Tier 4 HSC Subjects
Tier 4 subjects are far less commonly offered by schools and, as such, have far smaller cohorts, making scaling highly variable from year to year. These are also very specialised courses that prepare students for more specialised university degrees and courses.
- Software Design and Development
- Textiles and Design
- Information Processes and Technology
- VET Curriculum subjects
- Life Skills Courses
- Society and Culture
- Studies of Religion
It should also be noted that it is not necessary to study any one of these subjects in order to pursue a course similar at university. Software Design and Development, for example, is only a preliminary course that is briefly covered at the beginning of computing courses at university.
If you'd like to know how your NCEA, IB or CIE results would stack up as an ATAR, we have an ATAR calculator or three to help you out.
But first: What is an ATAR?
Your ATAR is a number between zero and 99.95 that indicates your state cohort rank. It is an indicator of overall academic performance.
An ATAR of 90 does not mean that your average mark for your subjects was 90 – it means that you ranked within the top 10% of your state cohort.
The NSW Standards Authority gives the University Admission Centre (UAC) all the raw, unbanded HSC marks. Each uni then sets a minimum ATAR for admission to a course. The cut-off is the score of the person with the lowest ATAR admitted to the course that year.
Some degrees have much higher cut-offs than others. Many students think that a higher ATAR cut-off is a reflection of the difficulty of the course, but it’s actually determined by demand.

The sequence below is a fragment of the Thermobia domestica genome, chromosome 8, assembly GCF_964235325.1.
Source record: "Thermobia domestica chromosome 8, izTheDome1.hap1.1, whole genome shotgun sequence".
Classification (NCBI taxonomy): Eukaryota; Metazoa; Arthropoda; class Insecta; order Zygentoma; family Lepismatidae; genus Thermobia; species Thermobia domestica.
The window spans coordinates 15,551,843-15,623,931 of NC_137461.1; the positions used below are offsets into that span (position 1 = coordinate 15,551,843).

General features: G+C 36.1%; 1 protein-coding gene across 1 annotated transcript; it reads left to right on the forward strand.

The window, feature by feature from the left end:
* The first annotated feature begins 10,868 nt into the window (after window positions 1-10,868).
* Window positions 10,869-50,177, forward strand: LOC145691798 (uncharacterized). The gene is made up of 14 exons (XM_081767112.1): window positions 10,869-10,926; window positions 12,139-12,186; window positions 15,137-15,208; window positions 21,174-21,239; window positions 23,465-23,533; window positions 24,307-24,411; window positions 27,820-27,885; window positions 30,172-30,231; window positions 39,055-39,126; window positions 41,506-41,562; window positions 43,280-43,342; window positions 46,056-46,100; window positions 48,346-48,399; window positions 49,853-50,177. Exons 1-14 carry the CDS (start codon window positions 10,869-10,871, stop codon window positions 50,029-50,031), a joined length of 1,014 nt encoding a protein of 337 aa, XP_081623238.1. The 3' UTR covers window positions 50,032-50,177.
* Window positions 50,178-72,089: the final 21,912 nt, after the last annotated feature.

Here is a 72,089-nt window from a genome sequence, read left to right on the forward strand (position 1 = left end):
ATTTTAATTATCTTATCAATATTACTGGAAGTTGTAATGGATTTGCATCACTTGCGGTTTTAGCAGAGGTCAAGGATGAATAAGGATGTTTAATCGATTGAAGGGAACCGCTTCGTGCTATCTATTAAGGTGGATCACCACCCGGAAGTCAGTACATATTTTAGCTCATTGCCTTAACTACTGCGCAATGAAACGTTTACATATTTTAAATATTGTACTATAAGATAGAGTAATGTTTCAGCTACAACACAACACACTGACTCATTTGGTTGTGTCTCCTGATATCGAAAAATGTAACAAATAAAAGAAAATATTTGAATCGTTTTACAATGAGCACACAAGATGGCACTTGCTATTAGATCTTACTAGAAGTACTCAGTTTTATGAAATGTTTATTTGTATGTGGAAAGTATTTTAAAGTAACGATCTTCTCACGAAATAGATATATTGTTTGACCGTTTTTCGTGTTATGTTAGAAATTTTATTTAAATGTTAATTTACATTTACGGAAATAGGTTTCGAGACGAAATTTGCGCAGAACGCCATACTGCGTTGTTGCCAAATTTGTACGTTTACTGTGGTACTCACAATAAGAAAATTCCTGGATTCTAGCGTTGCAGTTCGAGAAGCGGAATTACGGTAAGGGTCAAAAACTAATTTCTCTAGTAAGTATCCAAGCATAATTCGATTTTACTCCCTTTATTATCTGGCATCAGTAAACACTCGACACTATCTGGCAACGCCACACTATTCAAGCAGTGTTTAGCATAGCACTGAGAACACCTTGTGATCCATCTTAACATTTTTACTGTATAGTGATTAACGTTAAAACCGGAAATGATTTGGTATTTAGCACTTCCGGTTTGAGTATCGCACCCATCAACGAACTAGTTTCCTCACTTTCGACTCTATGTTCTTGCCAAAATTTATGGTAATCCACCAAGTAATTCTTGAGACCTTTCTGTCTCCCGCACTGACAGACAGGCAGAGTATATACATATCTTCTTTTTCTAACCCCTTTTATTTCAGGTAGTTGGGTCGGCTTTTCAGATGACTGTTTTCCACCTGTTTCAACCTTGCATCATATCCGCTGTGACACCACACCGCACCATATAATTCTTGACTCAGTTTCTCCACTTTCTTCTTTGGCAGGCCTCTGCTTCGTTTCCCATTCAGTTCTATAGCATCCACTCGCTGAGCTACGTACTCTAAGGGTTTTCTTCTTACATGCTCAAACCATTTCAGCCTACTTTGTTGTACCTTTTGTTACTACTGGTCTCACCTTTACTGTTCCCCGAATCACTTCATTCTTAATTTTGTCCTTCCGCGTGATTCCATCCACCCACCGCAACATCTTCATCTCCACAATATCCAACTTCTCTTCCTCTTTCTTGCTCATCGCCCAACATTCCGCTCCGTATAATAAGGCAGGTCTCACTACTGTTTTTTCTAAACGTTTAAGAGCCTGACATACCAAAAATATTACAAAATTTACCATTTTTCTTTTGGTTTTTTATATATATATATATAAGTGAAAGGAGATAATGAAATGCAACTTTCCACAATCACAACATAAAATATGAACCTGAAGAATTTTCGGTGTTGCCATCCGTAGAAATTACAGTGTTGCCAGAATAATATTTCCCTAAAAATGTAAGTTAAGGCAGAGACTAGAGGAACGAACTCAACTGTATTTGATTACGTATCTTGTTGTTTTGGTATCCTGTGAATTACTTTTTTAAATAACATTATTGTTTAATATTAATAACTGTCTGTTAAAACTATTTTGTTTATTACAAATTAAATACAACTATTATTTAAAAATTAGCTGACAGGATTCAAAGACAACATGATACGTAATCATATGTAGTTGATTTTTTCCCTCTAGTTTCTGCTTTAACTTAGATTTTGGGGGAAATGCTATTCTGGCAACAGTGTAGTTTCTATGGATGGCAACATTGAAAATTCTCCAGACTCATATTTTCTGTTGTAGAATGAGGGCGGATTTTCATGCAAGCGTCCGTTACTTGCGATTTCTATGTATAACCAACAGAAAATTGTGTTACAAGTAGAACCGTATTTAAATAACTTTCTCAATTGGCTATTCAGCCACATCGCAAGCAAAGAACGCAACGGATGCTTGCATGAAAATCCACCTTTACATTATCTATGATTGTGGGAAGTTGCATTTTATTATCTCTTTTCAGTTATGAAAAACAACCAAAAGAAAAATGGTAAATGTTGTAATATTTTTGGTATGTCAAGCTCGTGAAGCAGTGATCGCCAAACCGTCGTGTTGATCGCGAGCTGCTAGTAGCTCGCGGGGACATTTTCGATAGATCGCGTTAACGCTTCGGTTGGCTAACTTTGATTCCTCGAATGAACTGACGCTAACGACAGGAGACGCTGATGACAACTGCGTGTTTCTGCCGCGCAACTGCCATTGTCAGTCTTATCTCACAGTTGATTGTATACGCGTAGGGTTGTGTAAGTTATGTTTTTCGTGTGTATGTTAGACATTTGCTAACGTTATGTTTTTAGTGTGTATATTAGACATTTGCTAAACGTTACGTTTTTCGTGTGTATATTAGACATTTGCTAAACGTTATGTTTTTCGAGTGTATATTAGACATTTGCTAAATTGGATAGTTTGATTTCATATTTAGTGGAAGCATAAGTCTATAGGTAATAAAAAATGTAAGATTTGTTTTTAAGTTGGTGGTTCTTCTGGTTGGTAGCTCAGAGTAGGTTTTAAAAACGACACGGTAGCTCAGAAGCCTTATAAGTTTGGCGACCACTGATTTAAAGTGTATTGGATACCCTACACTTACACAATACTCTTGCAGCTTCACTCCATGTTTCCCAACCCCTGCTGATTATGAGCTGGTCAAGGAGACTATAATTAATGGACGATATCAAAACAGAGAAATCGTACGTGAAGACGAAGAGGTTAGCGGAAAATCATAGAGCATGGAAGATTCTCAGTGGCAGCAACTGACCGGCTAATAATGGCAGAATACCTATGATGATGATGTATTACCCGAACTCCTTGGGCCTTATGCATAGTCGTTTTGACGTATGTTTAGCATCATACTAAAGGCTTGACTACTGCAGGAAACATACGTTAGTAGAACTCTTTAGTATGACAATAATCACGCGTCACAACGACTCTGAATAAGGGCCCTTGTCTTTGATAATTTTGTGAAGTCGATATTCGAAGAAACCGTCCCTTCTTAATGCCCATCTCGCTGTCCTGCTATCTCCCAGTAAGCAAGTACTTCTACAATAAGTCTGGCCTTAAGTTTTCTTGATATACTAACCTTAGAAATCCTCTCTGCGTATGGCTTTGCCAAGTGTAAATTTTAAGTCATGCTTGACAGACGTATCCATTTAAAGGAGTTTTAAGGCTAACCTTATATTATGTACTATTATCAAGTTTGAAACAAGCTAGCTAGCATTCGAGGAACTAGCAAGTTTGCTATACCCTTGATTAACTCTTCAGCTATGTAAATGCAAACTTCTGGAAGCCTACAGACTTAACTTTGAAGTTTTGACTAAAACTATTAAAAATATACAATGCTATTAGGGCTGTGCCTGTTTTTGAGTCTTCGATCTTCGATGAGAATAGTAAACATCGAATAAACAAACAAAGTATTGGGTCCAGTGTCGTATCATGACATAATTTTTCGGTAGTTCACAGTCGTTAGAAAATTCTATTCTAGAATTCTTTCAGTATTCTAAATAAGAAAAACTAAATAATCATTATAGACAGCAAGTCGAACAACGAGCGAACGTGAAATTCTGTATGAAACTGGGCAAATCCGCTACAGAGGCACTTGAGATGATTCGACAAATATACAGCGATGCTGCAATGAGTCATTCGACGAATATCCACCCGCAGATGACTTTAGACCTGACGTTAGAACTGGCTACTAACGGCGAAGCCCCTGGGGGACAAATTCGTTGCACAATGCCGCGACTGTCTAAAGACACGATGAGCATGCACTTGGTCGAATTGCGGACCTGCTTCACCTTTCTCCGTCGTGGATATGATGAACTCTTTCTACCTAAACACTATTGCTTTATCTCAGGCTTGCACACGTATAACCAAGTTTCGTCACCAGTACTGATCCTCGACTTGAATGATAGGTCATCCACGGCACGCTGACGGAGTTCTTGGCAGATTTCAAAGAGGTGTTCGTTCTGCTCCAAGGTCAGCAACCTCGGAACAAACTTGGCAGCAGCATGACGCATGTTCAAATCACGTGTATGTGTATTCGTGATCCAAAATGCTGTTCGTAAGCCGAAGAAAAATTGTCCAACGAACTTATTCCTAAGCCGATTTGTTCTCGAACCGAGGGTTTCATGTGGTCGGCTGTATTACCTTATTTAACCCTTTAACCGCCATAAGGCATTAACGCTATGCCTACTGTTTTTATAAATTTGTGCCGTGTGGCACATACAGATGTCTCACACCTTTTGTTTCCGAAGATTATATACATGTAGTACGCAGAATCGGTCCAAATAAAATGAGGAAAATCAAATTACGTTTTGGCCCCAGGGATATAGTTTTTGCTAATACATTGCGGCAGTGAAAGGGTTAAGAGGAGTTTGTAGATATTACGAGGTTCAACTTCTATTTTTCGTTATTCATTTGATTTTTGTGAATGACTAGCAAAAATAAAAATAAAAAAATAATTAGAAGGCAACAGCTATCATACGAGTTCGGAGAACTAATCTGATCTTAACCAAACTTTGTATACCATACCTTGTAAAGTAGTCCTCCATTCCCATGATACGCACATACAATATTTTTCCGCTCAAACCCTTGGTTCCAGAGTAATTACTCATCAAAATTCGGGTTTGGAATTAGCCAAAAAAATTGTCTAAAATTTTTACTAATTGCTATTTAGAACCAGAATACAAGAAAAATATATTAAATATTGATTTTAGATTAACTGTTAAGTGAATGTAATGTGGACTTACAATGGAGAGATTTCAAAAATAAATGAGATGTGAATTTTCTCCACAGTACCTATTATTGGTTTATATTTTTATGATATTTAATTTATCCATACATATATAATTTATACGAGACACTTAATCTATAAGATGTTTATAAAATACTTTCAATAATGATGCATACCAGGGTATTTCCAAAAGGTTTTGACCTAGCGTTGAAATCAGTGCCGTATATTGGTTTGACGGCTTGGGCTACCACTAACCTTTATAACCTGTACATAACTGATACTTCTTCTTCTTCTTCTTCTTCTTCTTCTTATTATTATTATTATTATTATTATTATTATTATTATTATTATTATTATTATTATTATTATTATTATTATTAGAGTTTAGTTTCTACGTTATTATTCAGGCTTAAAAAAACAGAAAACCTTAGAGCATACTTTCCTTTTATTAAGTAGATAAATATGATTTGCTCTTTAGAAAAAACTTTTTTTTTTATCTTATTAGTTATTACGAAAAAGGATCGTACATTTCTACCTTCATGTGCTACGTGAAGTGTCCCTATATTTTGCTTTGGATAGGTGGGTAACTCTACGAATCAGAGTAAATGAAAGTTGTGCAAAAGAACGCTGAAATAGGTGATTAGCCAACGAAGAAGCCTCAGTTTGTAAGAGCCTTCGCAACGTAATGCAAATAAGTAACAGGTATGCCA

Differences in ATAR cut-offs across universities are significant. The highest cut-offs are generally for prestigious universities based in the major cities, and lower cut-offs apply for regional and less well-known universities.
As an example, the ATAR cut-off for a Bachelor of Laws at The University of Sydney is typically in the high 90s (97 in 2017), whereas a Bachelor of Laws at La Trobe University is in the low 80s (83 in 2017). More students want to study law at USyd than they do at La Trobe.
Not all degrees require an ATAR, and not all degrees are based on an ATAR alone. For instance, medicine and health science courses, while taking your ATAR into account, also base their decisions off a separate test called the UMAT as well as in-person interviews.
When you apply to uni through UAC, you submit a list of preferences. The system works down your list of preferences and makes you an offer for the highest course that you qualify for.
There are a main round of offers and then later rounds. That’s why it’s important to put your dream course as your first preference, even if you think you won’t qualify. If that particular university doesn’t meet its numbers for the course, you may be considered for admission in a later round.
The strength of your school can play a pretty big role in how your assessment marks scale.
Student at high performing private schools are likely to benefit, since their assessment marks are carried by the overall higher performance of your grade.
Seems a bit unfair, doesn’t it?
However, it doesn’t mean that you will get a bad HSC result if you go to a public school. Ultimately, it’s about how well you perform against the rest of the state. If you consistently get good marks in your assessments and do well in your HSC exams, you will overcome any disadvantage your school may have.
Therefore, the best strategy to gaining top marks in the HSC is to spend your time studying (and encourage your friends to do the same!) – not worrying about what school you’re at.
Want to know more about HSC exams and the HSC timetable? Follow the link!
How to Prepare for the HSC
Want to know how you can get quality HSC preparation, then check out our HSC tutoring service.